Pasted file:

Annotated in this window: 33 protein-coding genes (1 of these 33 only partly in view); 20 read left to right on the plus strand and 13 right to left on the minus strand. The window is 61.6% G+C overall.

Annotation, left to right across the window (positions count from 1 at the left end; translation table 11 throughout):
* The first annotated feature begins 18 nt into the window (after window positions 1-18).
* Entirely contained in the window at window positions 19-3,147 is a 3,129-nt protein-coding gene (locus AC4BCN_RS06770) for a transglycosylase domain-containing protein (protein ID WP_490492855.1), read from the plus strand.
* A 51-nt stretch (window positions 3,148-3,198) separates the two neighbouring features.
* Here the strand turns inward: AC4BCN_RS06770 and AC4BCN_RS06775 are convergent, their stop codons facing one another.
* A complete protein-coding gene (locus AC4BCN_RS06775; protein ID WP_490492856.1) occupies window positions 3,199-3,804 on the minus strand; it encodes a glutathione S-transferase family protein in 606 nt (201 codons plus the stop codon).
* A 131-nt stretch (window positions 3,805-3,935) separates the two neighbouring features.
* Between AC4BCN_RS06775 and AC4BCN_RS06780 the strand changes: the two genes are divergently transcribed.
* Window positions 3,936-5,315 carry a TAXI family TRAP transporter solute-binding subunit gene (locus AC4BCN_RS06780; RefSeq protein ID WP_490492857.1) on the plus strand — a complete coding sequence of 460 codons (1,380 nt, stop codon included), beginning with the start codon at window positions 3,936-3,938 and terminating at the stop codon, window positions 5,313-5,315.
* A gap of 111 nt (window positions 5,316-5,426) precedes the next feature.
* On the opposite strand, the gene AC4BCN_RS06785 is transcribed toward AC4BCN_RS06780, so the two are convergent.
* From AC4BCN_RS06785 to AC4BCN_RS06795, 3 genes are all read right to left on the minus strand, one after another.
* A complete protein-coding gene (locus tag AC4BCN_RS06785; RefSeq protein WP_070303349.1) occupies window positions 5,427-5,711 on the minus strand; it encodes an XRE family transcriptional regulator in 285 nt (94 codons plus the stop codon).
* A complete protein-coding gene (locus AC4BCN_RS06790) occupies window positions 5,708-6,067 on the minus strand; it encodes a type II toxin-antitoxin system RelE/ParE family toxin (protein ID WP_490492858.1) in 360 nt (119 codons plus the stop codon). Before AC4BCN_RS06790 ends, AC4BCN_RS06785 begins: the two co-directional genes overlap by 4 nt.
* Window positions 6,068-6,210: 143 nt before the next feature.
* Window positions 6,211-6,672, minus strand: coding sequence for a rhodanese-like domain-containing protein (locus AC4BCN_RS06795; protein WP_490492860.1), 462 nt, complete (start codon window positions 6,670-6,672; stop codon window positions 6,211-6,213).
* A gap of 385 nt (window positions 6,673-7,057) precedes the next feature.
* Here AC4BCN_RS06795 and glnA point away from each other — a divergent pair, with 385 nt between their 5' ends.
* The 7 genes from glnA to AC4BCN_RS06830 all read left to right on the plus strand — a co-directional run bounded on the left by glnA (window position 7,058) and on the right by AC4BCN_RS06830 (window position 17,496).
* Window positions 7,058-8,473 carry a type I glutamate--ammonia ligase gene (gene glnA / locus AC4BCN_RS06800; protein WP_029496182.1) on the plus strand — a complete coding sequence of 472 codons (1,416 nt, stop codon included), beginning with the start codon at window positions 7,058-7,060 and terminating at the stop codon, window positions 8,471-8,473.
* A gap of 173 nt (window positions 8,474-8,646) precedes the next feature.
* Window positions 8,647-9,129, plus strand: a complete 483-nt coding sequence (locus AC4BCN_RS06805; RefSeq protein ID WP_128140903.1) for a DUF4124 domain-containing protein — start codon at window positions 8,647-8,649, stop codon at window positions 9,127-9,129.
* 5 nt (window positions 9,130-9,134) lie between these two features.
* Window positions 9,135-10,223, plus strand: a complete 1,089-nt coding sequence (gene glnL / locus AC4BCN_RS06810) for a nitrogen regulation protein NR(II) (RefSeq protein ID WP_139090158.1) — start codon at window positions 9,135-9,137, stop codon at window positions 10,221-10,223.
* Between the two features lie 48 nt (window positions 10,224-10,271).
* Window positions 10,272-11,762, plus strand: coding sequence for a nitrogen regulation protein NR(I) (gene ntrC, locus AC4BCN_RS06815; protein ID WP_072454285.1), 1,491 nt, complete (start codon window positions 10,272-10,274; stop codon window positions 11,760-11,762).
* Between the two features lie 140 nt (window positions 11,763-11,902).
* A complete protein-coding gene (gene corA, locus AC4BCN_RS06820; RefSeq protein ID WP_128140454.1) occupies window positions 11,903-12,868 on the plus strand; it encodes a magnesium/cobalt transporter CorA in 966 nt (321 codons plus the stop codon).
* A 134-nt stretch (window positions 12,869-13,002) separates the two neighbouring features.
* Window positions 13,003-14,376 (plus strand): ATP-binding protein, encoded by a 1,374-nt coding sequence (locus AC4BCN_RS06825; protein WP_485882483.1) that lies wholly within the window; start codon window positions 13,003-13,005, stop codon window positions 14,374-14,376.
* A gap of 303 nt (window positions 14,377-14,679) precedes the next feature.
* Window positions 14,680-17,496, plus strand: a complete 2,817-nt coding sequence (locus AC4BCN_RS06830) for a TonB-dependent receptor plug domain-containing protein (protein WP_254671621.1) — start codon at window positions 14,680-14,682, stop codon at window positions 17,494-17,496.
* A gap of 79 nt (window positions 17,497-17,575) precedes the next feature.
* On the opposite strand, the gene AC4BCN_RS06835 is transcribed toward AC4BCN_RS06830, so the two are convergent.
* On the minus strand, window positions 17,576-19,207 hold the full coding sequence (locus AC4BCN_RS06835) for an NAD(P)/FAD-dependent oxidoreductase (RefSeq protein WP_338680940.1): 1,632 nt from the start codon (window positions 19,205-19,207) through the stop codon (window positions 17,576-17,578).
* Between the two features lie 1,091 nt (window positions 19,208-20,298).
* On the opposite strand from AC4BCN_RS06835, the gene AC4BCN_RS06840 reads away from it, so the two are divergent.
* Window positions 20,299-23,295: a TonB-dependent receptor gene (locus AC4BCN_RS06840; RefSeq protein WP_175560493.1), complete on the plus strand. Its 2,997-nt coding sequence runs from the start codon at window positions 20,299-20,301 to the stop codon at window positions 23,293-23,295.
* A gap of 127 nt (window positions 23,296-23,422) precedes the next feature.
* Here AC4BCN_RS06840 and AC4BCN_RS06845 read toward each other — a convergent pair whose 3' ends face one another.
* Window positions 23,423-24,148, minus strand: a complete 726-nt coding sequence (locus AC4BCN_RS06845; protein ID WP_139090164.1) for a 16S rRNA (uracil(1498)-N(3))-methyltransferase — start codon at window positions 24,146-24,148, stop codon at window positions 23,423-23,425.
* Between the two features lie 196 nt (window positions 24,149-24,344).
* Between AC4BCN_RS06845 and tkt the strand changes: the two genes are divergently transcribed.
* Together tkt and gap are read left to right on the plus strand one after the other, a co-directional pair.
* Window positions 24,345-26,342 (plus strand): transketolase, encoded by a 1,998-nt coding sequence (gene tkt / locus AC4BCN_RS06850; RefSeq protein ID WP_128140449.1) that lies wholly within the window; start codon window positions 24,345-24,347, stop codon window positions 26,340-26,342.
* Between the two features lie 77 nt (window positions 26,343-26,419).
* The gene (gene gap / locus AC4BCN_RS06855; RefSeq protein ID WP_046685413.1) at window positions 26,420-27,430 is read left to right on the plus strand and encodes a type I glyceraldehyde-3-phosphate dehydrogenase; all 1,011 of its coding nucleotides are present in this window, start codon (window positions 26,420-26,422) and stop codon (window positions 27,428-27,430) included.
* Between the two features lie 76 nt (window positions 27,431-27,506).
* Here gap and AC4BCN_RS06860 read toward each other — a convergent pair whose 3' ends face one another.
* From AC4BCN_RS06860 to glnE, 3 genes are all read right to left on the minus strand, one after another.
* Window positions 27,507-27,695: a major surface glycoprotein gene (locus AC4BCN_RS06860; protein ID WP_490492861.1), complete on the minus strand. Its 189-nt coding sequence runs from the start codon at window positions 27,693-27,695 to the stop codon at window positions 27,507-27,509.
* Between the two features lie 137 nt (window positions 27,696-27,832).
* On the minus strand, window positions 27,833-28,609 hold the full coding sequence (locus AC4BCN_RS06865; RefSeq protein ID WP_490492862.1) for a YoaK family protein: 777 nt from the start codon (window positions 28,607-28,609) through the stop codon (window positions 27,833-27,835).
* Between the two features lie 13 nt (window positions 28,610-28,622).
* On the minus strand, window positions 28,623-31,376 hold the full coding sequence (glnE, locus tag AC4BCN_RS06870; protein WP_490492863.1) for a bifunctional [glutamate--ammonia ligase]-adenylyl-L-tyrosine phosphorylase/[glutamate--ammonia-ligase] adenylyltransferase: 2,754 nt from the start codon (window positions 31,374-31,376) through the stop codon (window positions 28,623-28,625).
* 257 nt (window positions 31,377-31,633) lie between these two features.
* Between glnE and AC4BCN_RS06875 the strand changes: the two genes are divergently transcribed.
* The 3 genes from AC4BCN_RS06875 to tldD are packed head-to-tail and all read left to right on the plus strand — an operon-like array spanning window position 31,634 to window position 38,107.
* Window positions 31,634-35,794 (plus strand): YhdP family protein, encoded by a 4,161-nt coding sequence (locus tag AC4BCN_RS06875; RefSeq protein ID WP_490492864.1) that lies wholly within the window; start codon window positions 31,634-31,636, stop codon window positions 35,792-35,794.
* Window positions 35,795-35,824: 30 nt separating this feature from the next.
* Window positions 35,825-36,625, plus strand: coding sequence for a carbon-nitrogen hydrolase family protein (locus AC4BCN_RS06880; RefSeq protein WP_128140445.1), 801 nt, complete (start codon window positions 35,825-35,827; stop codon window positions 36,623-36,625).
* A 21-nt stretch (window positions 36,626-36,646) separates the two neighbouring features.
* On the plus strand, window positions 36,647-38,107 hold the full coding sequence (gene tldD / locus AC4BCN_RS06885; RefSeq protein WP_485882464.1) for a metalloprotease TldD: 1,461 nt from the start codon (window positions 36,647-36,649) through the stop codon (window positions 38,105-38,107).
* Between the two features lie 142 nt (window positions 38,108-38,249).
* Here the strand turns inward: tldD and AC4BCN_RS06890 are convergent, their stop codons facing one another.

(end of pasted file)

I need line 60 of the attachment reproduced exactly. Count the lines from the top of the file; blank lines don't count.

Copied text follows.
* Window positions 31,634-35,794 (plus strand): YhdP family protein, encoded by a 4,161-nt coding sequence (locus tag AC4BCN_RS06875; RefSeq protein ID WP_490492864.1) that lies wholly within the window; start codon window positions 31,634-31,636, stop codon window positions 35,792-35,794.